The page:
Braatvedt, G; Jennison, E; Holdaway, I M

    2014-01-01

    Localization of small insulinomas may be difficult. Selective pancreatic arterial injection of calcium with hepatic venous insulin measurement (SACST) has been used for this purpose, but can rarely cause hypoglycaemia. Two low-dose concentrations of calcium, 0·25 and 0·1 of the usual concentration used for the test, have been compared for sensitivity of localization and safety. Selective pancreatic arterial injection of calcium with hepatic venous insulin measurement was performed at calcium concentrations of 0·0025 (Protocol A) and 0·00625 (Protocol B) mEq calcium per kg. The standard concentration is 0·025 mEq/kg. Twenty one successive patients with biochemical evidence of insulinoma were studied. Using surgical localization as the gold standard, Protocol A had a sensitivity of 91% and Protocol B 75% for correct localization. The false-positive localization rate was 16%. No hypoglycaemia was observed. These results compare favourably with published data using the standard calcium concentration. Selective pancreatic arterial injection of calcium with hepatic venous insulin measurement was superior to localization by noninvasive imaging; in seven cases, SACST was correct when conventional imaging was negative (five) or false positive (two). Low concentrations of calcium are effective and safe when performing SACST for localization of insulinoma. © 2013 John Wiley & Sons Ltd.

  18. Risk of extravasation after power injection of contrast media via the proximal port of multilumen central venous catheters. Case report and review of the literature

    Energy Technology Data Exchange (ETDEWEB)

    Schummer, C.; Sakr, Y.; Reinhart, K. [Jena Univ. (Germany). Klinik fuer Anaestesiologie und Intensivtherapie; Steenbeck, J. [Jena Univ. (Germany). Inst. fuer Diagnostische und Interventionelle Radiologie; Gugel, M. [Zentralklinik Bad Berka (Germany). Klinik fuer Anaesthesiologie und Intensivtherapie; Schummer, W. [SRH Zentralklinikum Suhl (Germany). Dept. of Anaesthesiology and Intensive Care Medicine

    2010-01-15

    Multilumen central venous catheters (CVCs) are not commonly used for power injection. However, in critically ill patients, CVCs - most of which do not have FDA approval for power injection - may be the only available venous access. The pitfalls of multilumen CVCs are illustrated by a case report of a patient in whom extravasation of intravenously administered contrast medium occurred after power injection in a triple-lumen CVC using the lumen with the port furthest from the catheter tip. The underlying mechanisms for the displacement of the initially correctly placed right subclavian CVC could include elevation of both arms of the obese patient or the power injection itself. The distances between port openings and catheter tips of various commercially available multilumen CVCs are assessed. We examine the possible caveats of ECG-guided CVC placement for optimal tip position, discuss technical difficulties related to power injection via CVCs, and review commonly used drugs that may cause extravasation injury. Knowledge of the distances between CVC port openings and the catheter tip are essential for safe intravasal administration of fluids. (orig.)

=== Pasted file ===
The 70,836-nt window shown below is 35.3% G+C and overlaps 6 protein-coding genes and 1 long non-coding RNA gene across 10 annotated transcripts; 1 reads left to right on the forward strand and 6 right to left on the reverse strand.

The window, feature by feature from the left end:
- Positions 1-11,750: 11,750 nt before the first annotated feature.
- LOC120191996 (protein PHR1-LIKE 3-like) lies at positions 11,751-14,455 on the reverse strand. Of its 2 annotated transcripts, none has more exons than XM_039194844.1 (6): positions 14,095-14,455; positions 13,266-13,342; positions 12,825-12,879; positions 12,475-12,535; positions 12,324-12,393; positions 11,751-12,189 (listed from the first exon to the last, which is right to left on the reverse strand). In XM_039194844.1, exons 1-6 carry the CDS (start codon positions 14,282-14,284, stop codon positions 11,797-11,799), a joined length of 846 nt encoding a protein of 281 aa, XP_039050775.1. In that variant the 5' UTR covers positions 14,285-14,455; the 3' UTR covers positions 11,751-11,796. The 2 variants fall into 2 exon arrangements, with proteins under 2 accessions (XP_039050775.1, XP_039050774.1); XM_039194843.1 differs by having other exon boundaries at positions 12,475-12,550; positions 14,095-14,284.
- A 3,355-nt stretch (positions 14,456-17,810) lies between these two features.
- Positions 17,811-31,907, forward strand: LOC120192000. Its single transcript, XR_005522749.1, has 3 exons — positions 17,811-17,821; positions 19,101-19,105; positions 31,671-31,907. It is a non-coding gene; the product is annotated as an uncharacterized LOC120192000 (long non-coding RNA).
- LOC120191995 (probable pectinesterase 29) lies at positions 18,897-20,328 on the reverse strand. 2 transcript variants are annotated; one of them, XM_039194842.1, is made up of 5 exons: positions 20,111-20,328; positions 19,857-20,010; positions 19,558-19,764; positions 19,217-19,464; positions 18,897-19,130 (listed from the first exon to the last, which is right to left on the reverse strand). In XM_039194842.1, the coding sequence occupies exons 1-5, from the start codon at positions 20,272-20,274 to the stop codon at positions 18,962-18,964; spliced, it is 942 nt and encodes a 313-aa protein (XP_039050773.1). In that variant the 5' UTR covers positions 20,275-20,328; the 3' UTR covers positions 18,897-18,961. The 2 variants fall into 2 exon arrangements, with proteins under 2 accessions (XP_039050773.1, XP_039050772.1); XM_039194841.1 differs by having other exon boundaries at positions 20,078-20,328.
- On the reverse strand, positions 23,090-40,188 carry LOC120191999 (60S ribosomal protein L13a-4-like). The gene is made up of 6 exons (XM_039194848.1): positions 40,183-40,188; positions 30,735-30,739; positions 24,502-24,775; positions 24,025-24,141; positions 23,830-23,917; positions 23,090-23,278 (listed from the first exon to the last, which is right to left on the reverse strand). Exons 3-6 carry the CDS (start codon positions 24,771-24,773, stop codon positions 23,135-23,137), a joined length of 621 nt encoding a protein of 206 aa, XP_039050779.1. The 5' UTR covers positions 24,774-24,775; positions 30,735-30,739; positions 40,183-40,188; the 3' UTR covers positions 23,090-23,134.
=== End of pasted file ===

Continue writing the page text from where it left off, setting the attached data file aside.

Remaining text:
19. Contrast media power injection using central venous port catheters - results of an in vitro study; Kontrastmitteldruckinjektion in Portkathetersysteme - Ergebnisse einer In-vitro-Studie

    Energy Technology Data Exchange (ETDEWEB)

    Gebauer, B. [Klinik fuer Strahlenheilkunde, Charite, Universitaetsmedizin Berlin, Campus Buch, Berlin (Germany); Teichgraeber, U.K.M.; Hothan, T. [Klinik fuer Strahlenheilkunde, Charite, Universitaetsmedizin Berlin, Campus Virchow-Klinikum, Berlin (Germany); Felix, R. [Klinik fuer Strahlenheilkunde, Charite, Universitaetsmedizin Berlin, Campus Buch, Berlin (Germany); Klinik fuer Strahlenheilkunde, Charite, Universitaetsmedizin Berlin, Campus Virchow-Klinikum, Berlin (Germany); Wagner, H.J. [Klinik fuer Strahlendiagnostik, Medizinisches Zentrum fuer Radiologie, Klinikum der Philipps-Univ., Marburg (Germany)

    2005-10-01

    Purpose: are implanted central venous port catheters suitable for contrast media pressure (power) injection in computed tomography? Material and methods: in an in vitro study 100 ml of contrast medium (Ultravist 370, Schering, Berlin, Deutschland) was injected through 20 different port catheter systems using a power injector (Stellant, Medrad, Inianola, USA) with a pressure limit of 325 PSI. The injection rate was increased from 2 ml/s to 10 ml/s in increments of 2 ml/s. The maximum injection pressure and maximum injection rate were assessed. Results: an injection rate of 2 ml/s was possible in all catheter systems. Injection rates of 4 ml/s in 18 systems, 6 ml/s in 13 systems and 8 ml/s in 6 systems were achieved. With a given pressure limit of 325 PSI an injection rate of 10 ml/s was not possible in any of the port catheter systems. There were no catheter ruptures, catheter disconnections or contrast extravasations noted. (orig.)